What they don't teach you in college: To fail hard
The whole time I was in college, I had one basic goal that tied all of my other goals together: Don’t fail. I went about this in the usual way—stressing about making A’s, or in the case of one disastrous statistics class, trying just to pass. I tried to have the perfect relationship. I tried to work hard and get into academic conferences so I would have a solid résumé. I tried to be someone my parents could be proud of. I also tried to party and play beer pong while listening to Lil Wayne because that was part of college, too—and darn it, I was going to pass every part of college with flying colors.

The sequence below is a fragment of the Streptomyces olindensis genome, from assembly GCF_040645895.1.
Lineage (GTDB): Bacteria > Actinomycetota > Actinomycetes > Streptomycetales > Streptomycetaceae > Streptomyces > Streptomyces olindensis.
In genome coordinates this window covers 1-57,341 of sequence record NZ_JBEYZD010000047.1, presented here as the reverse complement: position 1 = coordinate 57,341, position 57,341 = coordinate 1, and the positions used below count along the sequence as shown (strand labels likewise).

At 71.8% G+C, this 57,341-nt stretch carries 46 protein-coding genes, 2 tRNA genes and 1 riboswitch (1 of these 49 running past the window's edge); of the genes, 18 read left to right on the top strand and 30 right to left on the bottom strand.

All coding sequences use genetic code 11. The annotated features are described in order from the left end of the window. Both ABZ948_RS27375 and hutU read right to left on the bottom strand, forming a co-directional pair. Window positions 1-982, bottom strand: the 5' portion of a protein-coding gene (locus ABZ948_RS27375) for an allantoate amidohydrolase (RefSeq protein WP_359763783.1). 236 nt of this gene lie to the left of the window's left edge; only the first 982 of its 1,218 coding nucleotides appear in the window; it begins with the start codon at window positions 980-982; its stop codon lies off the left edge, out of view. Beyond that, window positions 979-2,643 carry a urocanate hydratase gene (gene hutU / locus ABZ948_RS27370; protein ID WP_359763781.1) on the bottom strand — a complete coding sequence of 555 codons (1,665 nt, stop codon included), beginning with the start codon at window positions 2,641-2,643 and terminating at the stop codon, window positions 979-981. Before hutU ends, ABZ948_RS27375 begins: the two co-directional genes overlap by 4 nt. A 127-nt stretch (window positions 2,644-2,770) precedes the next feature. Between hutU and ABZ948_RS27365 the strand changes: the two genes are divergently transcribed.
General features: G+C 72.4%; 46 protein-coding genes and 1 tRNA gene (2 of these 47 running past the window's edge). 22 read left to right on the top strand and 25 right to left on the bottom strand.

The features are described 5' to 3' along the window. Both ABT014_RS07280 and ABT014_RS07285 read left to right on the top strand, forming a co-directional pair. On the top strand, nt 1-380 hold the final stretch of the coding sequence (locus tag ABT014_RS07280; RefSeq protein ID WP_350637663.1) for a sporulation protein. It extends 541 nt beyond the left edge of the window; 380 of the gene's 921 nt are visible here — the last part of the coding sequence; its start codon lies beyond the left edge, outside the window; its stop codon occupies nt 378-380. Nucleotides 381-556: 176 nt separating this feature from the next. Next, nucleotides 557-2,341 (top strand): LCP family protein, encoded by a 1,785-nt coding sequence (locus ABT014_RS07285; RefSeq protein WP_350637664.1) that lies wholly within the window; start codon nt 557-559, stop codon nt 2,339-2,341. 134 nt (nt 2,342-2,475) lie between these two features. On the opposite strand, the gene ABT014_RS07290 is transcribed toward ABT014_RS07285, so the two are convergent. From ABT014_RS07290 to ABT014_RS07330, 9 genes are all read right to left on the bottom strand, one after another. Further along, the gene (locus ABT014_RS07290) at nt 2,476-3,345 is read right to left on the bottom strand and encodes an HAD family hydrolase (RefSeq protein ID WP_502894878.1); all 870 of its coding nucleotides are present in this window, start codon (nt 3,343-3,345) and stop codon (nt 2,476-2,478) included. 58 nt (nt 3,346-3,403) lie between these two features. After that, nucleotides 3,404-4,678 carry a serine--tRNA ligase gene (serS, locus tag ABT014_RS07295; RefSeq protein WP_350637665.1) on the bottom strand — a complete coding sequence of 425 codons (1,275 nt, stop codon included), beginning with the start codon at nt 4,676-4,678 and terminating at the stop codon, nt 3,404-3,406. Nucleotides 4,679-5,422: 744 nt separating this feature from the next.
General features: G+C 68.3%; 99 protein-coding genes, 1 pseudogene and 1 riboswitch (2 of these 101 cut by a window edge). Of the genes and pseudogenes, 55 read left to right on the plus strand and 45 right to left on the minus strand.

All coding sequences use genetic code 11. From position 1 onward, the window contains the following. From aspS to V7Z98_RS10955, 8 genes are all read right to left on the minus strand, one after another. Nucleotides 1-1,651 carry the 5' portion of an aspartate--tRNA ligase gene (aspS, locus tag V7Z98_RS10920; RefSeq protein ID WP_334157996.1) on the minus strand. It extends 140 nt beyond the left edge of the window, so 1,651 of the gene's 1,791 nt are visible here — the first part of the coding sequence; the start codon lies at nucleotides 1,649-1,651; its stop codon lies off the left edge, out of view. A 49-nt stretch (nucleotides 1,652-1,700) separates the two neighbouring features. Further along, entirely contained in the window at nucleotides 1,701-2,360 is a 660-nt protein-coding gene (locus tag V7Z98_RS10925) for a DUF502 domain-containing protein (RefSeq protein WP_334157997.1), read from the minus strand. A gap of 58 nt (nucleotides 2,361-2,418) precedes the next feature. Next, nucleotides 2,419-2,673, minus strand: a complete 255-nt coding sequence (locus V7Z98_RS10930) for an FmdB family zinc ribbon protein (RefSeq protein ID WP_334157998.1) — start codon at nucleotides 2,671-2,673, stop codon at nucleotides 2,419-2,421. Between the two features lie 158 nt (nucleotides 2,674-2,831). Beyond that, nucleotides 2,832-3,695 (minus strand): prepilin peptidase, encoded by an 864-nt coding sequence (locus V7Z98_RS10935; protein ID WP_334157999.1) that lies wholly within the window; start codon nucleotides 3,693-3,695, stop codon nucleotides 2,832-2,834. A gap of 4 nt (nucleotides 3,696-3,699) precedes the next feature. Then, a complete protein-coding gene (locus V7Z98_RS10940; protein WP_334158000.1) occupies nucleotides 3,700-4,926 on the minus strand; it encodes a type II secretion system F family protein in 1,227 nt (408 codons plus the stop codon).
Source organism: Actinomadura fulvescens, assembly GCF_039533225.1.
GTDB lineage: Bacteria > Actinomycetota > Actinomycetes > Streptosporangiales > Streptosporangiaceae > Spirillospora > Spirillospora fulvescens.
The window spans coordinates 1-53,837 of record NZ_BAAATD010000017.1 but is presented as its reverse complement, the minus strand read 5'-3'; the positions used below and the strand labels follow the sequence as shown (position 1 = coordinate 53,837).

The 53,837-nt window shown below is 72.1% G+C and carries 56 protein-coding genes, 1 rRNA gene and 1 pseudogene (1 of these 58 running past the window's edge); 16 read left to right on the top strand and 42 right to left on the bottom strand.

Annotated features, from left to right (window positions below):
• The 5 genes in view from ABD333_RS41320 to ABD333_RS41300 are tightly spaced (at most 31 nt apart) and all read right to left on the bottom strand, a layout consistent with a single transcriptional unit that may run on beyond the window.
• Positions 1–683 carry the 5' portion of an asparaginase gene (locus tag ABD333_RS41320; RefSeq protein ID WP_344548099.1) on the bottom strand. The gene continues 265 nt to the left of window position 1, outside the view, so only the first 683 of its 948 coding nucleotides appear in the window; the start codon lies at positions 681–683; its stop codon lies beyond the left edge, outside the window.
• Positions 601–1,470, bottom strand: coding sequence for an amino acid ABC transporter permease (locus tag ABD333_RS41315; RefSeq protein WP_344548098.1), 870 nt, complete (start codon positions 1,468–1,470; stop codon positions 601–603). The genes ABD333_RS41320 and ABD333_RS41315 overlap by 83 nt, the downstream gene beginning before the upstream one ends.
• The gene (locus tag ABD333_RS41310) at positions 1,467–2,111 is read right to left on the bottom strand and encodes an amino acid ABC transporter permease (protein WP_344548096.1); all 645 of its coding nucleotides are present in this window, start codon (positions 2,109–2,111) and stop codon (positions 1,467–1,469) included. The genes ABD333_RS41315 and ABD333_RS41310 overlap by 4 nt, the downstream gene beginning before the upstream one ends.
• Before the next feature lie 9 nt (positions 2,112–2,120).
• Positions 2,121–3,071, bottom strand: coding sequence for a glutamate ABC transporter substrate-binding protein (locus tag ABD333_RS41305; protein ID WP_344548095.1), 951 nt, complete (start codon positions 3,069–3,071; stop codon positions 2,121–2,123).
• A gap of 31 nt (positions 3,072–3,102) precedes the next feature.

Then, I graduated, and I found out that everything I knew was wrong—or, at best, not very helpful. Slowly, painfully, in the past four years, I’ve learned what might be the single most important lesson of my adult life: Fail. Fail hard. Fail big. Fail often. Because it’s through those failures you’ll find what you are good at, in a way that racking up A’s on life’s syllabus won’t teach you.